C A R O L I N A
JUSTICE POLICY CENTER
"Criminal Justice Advocacy since 1975"
Legislative Criminal Justice Policy Brief
The Time for Death Penalty Reforms
Racial Justice Act to be heard in House & Senate Judiciary I Committees on Tuesday, May 12th
In light of the recent North Carolina Supreme Court decision that overruled the NC Medical Board’s authority to punish doctors for participating in executions, advocates for death penalty reforms are racing to legislative offices throughout the state. Hopes are high that the NC Racial Justice Act (
Senate Bill 461/House Bill 472) will pass at least one legislative chamber prior to the May 14th bill crossover deadline. In North Carolina, all bills lacking appropriation requests are required to be heard and passed out of one chamber to stay alive.
The NC Racial Justice Act continues to be a crucial death penalty reform in North Carolina as race continues to play a role in who is sentenced to death. Kenneth Rouse, an African American, was sentenced to death in Randolph county by an all-white jury – one of which was an admitted racist that lied to be seated on the jury and admitted that ‘bigotry’ was influential in his decision to vote for death. Mr. Rouse is still awaiting execution. The Racial Justice Act will allow defendants to raise ‘significant’ racial bias claims before or after trials.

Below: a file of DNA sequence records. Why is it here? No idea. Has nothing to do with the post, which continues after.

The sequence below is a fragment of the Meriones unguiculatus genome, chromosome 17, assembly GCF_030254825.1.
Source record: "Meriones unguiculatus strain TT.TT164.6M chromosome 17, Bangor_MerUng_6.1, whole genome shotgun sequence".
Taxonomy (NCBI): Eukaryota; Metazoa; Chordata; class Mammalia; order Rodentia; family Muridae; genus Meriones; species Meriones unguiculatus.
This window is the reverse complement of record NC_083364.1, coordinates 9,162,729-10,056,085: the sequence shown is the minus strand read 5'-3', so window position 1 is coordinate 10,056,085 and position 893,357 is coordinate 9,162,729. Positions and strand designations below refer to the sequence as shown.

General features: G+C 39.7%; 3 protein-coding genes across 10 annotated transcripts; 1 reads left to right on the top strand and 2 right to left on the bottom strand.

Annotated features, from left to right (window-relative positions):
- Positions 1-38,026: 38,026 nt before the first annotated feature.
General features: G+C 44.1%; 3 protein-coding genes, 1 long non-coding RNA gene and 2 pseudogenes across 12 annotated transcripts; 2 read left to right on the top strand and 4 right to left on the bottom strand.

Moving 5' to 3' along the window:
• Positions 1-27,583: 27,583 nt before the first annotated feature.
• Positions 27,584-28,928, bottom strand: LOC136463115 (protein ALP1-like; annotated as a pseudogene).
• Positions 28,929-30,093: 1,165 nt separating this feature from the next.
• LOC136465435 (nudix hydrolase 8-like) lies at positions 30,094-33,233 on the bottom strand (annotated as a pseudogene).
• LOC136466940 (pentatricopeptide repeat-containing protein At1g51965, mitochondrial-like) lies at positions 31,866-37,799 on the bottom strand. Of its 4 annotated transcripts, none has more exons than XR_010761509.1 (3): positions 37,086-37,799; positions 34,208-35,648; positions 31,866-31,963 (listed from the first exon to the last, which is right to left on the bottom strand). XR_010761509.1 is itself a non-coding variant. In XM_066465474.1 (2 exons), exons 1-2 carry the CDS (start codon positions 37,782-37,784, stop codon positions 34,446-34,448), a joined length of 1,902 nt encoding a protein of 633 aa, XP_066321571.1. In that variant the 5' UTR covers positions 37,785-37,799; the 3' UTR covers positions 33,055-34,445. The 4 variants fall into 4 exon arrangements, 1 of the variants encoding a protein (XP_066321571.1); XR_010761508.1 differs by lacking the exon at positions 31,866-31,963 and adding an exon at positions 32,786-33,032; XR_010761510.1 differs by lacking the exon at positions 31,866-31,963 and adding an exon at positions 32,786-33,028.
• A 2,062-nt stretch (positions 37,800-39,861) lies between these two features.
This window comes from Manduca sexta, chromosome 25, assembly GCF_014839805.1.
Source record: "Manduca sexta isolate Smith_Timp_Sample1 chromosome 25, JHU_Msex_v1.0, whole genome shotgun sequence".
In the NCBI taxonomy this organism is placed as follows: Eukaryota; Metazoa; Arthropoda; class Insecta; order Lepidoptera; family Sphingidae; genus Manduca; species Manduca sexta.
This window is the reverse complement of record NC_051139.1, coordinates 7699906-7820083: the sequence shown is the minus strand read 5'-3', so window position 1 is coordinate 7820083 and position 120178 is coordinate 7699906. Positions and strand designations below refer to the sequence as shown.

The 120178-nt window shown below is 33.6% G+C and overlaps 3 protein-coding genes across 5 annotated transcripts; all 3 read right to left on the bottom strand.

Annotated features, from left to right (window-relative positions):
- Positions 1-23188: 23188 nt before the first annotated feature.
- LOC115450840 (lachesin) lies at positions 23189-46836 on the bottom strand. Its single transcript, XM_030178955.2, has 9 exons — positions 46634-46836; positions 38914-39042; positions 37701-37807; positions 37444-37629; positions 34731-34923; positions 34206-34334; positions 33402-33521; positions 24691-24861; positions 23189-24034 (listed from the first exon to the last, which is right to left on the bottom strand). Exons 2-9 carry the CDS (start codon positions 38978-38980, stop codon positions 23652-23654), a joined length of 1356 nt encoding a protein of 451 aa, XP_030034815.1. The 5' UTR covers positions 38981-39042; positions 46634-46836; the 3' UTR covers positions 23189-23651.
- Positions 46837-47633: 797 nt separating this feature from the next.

The House version of the NC Racial Justice Act is scheduled to be heard in the House Judiciary I committee chaired by Rep. Deborah Ross on Tuesday, May 12th at 10am. The Senate version of the bill has also been calendared for the same day in the Senate Judiciary I committee chaired by Senator Martin Nesbitt and may be heard during the morning session at 9am or the 2pm afternoon session.